Rakove, Jack, and Garry Wills. "A Slave to the System." Interview by Peter Robinson. Uncommon Knowledge. Hoover Institution; Stanford University, 19 Jan. 2004. Web.
Apr. 2010. <>.

          In the website, "uncommon knowledge" by Peter Robinson, Garry Wills and Jack Rakove are interviewed for the topic of three-fifths compromise. They debate on
          whether Jefferson was a slave to the south after describing the three-fifths compromise briefly. They address the immediate effects of the 3/5ths compromise
          comprehensively, from the views of Jefferson, Hamilton, and the presidential election of 1800 and of Adams. The interview also examines the actual difference the extra
          "slave votes" made, instead of the hypothetical arguments made by some others.

The Thirteenth Amendment: The Abolition of Slavery. 2010 University of Missouri-Kansas School of Law. May 2, 2010<

          This webpage gives a full description of the thirteenth amendment, discussing slavery in a negative tone and how the thirteenth amendment made an impact on 
          American society through examples of court cases, including the Dred Scott case.

The Three-Fifths Compromise. 2006 W. W. Norton and Company, Inc. April 24th, 2010<>.

          Another simple overview, this article presented the 3/5 Compromise and described the issues that had been argued over during the Constitutional Convention. As
          well as this overview, the website provided a few bar graphs that showed the number of seats in the House of Representatives, illustrating some effects that the 
          compromise had on the number of seats. Beneath that were additional effects of the compromise, including a presidential election and how the compromise had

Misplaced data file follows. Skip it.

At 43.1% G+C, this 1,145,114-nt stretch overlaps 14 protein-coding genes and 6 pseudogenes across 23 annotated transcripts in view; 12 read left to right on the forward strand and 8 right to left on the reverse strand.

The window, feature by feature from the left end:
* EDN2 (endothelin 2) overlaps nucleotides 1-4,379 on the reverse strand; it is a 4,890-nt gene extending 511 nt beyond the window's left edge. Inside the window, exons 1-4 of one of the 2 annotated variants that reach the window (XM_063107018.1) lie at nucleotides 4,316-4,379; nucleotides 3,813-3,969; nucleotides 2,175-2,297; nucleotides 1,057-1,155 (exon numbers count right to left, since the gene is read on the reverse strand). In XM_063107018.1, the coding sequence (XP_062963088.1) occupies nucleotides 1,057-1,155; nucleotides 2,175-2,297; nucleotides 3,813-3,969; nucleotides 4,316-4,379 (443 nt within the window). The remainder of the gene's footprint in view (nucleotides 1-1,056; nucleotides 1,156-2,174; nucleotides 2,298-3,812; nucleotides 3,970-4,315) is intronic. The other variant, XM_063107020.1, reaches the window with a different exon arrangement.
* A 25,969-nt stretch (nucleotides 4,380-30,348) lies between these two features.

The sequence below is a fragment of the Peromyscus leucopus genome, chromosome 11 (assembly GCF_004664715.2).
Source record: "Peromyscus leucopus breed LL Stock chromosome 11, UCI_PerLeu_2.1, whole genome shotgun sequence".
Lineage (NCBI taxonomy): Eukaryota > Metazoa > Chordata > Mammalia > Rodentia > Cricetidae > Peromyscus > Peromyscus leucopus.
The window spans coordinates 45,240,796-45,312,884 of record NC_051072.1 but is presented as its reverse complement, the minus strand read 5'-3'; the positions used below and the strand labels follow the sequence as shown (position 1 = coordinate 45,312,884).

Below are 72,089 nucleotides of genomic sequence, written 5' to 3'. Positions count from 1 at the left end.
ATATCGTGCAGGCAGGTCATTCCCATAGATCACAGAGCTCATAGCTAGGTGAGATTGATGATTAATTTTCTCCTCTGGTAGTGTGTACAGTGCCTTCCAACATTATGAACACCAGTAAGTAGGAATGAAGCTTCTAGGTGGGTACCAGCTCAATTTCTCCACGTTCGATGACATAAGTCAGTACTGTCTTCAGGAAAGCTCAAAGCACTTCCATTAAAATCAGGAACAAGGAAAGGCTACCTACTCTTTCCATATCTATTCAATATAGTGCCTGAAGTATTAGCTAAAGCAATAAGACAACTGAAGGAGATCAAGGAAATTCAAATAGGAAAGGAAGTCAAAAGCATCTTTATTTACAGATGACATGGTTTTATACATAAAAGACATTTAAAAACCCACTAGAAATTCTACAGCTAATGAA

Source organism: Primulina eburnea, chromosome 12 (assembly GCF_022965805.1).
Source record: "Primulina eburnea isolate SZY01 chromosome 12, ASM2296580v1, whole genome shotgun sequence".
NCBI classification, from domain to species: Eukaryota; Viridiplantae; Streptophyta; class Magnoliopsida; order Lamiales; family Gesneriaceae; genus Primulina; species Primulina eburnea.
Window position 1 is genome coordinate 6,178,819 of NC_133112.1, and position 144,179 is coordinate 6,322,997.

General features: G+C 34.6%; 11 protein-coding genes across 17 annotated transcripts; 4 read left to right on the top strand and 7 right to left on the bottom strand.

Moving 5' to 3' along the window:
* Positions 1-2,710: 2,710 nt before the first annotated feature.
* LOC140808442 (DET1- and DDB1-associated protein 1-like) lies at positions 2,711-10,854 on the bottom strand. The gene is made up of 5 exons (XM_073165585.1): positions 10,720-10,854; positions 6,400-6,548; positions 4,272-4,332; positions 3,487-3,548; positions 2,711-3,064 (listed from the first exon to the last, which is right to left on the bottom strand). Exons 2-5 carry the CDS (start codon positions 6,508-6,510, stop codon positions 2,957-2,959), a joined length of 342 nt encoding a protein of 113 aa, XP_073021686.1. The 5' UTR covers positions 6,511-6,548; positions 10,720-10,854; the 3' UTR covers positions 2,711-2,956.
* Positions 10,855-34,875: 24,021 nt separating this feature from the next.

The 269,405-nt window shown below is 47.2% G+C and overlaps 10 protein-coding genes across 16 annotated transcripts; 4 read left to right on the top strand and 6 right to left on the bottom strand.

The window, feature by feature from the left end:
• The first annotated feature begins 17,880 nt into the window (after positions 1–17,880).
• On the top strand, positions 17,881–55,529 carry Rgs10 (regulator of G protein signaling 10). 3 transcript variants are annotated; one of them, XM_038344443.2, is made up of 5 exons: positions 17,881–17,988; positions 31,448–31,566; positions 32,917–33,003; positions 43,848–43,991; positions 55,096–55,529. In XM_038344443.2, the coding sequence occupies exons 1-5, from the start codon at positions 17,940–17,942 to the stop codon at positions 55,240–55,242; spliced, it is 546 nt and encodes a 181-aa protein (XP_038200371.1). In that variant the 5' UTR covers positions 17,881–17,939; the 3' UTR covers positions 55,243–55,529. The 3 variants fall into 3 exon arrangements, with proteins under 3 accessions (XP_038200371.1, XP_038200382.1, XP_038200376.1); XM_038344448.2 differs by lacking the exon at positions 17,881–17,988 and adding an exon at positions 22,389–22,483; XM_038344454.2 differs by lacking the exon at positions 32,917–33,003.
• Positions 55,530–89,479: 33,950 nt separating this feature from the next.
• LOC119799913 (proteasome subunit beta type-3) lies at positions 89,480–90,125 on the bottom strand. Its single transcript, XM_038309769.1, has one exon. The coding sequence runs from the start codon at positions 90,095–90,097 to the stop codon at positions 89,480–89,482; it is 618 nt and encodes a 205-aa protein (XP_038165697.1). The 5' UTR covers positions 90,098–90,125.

changed the vote.

University of Louisiana, The Slavery Compromises. November 12, 2002, University of Louisiana at Lafayette. April 11, 2010 <

          This short essay describes the slavery issues of the 3/5 Compromise, using some of the arguments of the people who had been present at the Constitutional
          Conventions to present opposing viewpoints on the subject and what they thought should be done about counting slaves for taxation purposes. This source
          presents a wider viewpoint on the slavery issues than on the political, and is not just a simple summary like some other sources.

Wills, Garry. Negro President: Jefferson and the Slave Power. Boston: Houghton Mifflin, 2003. Print.

          In his book, Gary wills re-examines the early American history, arguing that none of the framers intended for any rights of the slaves. He argues that Jefferson was 
          making efforts to maintain slavery when he was in presidency. Also, he lists many effects of the three-fifths compromise in the book. He argues that the presidents
          would be different, therefore the actions that the presidents did would not be there if not for the three-fifths compromise.